THE NEW YORK TIMES – April 23, 2004
Friday, April 23, 2004
A Rare Condo Conversion For a West Side Building, by Rachelle Garbarine
An Upper West Side landlord is in the process, rare in recent years, of converting a rental building to a condominium. Two weeks ago, the first 15 of the 98 apartments in the 20-story prewar building at 172 West 79th Street, which is now called the Hopkins, were offered for sale.
Prices for the six apartments still available range from $663,000 for a one-bedroom to $2.68 million for a four-bedroom, according to Jud Ebersman, vice chairman of Walter & Samuels, a real estate services firm that advised the building’s owner on the conversion and is marketing the apartments.
The building, with apartments of 765 to 2,000 square feet, is undergoing a $4 million renovation; apartments being offered for sale are being refurbished, at a cost of $30,000 to $120,000, depending on their size, Mr. Ebersman said. As part of the building-wide renovation, which is expected to be completed in June, the Hopkins will get new elevators and windows, as well as a refurbished lobby. The work being done on the apartments being offered includes installing new kitchens and bathrooms.
The Racolin family, which is sponsoring the conversion, has owned the 1920’s brick building for more than 60 years. It is one of a dozen rental buildings, mostly in Manhattan and with a total of 1,200 apartments, that the family owns, but it is the only one being converted.
Mr. Ebersman, who is the spokesman for the family, said contracts were signed or pending on four apartments, and that offers had been made or accepted on five more, either at their asking process of $532,000 to $2 million, or up to 20 percent more.
Under the conversion plan, tenants can buy their apartments, without any refurbishing, at 10 percent below the original asking price, Mr. Ebersman said. The projected monthly charges, including real estate taxes are $732 to $1,876.
The state attorney general’s office, which must approve all building conversions, accepted the Racolin’s condominium offering plan last month. For the conversion to be approved, the sponsors must sell at least 15 percent of the apartments within 15 months after state acceptance of the plan. Tenants who choose not to buy can stay in their apartments and remain under rent regulation.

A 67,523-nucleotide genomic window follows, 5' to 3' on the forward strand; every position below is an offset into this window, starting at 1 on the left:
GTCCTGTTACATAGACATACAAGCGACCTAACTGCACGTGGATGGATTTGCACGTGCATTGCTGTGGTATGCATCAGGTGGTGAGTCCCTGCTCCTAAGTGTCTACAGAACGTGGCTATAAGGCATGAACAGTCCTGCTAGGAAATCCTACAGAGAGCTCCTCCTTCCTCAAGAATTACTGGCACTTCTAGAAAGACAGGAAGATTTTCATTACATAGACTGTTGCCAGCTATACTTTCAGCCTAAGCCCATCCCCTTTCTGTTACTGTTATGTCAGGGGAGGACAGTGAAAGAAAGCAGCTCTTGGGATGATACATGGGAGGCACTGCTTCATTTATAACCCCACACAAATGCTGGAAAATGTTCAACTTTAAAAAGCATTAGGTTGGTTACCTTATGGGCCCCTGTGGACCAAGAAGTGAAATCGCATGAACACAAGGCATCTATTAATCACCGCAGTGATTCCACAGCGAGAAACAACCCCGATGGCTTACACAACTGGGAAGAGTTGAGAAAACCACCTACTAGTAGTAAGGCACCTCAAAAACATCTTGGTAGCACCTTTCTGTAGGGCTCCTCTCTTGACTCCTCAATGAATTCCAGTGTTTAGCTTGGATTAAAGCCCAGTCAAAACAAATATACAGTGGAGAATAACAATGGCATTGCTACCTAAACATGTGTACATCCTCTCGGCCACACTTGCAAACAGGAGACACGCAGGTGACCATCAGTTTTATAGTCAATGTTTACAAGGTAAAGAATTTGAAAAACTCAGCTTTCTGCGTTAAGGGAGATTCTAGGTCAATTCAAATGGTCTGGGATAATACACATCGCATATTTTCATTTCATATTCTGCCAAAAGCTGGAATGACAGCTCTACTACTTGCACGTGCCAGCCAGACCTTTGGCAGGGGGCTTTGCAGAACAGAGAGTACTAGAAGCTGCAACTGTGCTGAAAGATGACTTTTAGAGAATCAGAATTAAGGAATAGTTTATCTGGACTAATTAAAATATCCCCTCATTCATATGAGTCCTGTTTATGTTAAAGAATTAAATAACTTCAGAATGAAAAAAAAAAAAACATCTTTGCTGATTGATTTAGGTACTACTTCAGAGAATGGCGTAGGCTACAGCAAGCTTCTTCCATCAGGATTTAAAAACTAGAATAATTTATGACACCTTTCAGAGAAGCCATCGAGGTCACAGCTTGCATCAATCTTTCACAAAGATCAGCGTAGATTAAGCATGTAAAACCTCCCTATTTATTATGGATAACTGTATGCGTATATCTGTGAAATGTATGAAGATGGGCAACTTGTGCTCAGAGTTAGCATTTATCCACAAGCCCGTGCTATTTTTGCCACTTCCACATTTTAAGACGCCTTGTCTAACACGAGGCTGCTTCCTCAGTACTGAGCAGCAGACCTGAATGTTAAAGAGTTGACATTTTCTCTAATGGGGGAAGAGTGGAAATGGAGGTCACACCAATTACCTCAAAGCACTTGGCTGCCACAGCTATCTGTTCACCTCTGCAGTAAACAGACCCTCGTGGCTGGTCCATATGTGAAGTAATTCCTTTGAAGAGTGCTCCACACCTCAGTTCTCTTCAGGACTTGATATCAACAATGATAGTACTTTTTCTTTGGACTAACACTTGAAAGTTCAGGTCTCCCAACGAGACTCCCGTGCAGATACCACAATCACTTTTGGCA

Kevin R. McConnell, a lawyer for a tenants’ group, said the bargaining that typically takes place between renters who are considering buying their apartments and the condominium sponsor had not yet started.
Conversions of rental apartments to co-ops or condominiums have become a rarity in Manhattan. At the peak of conversions, in 1986, 231 buildings, with a total of 21,776 apartments, were converted. Last year, conversion plans for eight buildings, with a total of 541 apartments, were submitted to the state, according to the Real Estate Board of New York, which cited statistics from the attorney general’s office.
Theresa Racht, a Manhattan lawyer who specializes in condo and co-op issues, said that among the major reasons for the reduction were the diminished supply of suitable rental buildings to convert and the higher rents landlords can get for apartments that are no longer subject to rent regulation, and can be rented at market rates.
Vacant apartments can be deregulated if they rent for $2,000 a month or more. Occupied apartments renting for $2,000 or more can be deregulated if the tenants’ household income was more that $175,000 in each of the precious two years.
At the Hopkins, Mr. Ebersman said, the sponsor’s primary goal “was to take some capital out of their building and still be left with a rental income.” He said the conversion also made sense because there was virtually no mortgage on the building. Even assuming that the condominium plan for the building goes into effect, Mr. Ebersman added, the sponsor is retaining “the unconditional right to rent rather than sell the remaining apartments.”